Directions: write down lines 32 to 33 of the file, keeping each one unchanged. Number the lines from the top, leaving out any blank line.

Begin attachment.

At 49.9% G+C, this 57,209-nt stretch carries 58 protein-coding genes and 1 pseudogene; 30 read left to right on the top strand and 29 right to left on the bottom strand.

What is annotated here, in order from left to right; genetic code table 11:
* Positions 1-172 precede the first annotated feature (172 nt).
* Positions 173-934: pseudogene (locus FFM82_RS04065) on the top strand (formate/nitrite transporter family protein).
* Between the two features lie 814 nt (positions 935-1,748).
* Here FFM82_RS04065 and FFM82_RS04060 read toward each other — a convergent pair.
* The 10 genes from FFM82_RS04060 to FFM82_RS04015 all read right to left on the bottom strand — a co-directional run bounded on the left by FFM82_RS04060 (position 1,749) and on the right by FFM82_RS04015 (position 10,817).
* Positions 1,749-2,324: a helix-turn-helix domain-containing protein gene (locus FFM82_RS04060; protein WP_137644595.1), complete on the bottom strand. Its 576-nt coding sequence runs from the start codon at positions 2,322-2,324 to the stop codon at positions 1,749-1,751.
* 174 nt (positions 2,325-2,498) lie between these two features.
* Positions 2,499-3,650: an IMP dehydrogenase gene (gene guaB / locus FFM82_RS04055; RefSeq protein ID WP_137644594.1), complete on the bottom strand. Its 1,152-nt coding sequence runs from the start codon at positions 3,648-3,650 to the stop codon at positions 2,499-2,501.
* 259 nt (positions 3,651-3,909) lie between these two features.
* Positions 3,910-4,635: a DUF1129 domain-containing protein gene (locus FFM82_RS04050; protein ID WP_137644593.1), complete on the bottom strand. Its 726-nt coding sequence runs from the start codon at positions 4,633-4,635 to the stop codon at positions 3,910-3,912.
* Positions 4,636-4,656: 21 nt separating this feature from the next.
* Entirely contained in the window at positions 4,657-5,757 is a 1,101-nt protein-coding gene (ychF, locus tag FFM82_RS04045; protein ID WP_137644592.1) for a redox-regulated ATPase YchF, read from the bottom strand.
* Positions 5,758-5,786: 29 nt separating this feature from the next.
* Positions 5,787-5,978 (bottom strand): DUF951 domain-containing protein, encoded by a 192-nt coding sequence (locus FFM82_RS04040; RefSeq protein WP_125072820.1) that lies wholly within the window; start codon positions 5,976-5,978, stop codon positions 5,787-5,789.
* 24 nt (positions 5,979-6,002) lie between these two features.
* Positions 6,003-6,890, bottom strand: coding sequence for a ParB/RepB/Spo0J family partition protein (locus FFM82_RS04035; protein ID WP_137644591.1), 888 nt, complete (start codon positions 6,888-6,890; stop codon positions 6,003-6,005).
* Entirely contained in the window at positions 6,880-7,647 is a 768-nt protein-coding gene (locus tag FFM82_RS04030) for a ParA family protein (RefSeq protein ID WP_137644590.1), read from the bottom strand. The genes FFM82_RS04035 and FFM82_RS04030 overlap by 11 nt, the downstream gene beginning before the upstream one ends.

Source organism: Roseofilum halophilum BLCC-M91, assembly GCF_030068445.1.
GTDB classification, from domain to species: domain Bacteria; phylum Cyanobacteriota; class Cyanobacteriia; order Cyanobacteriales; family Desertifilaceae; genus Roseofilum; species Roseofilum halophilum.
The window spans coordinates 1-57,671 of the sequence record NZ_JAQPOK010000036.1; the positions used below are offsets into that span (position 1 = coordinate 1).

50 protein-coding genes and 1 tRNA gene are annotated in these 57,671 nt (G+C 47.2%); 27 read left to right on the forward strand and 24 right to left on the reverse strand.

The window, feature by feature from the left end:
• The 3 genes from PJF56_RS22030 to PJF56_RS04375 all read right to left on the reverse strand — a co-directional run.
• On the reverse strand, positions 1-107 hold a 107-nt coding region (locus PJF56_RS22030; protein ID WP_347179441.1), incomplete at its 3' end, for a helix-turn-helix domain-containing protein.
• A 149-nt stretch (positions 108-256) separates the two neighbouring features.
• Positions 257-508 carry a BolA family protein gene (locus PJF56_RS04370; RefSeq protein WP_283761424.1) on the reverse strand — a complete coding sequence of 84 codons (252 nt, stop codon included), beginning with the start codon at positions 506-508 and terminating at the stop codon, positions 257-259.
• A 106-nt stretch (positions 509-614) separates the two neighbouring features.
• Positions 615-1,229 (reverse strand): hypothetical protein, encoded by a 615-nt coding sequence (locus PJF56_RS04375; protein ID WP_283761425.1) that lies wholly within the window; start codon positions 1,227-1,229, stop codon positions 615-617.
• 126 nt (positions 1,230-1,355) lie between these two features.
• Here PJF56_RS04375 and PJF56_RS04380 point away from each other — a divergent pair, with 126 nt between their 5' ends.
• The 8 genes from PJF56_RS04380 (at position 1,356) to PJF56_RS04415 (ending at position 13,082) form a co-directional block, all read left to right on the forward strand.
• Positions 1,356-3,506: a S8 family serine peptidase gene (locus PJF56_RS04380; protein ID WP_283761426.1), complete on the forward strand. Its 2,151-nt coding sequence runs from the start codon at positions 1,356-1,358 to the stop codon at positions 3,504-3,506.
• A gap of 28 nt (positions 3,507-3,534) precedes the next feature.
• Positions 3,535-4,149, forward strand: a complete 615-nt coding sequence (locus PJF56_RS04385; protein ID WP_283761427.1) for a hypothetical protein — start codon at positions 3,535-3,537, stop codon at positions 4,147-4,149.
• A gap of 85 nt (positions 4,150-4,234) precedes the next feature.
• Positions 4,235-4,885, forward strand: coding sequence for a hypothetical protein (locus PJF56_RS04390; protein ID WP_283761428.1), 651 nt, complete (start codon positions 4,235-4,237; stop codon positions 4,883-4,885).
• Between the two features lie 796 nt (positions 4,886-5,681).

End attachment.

• Here PJF56_RS04375 and PJF56_RS04380 point away from each other — a divergent pair, with 126 nt between their 5' ends.
• The 8 genes from PJF56_RS04380 (at position 1,356) to PJF56_RS04415 (ending at position 13,082) form a co-directional block, all read left to right on the forward strand.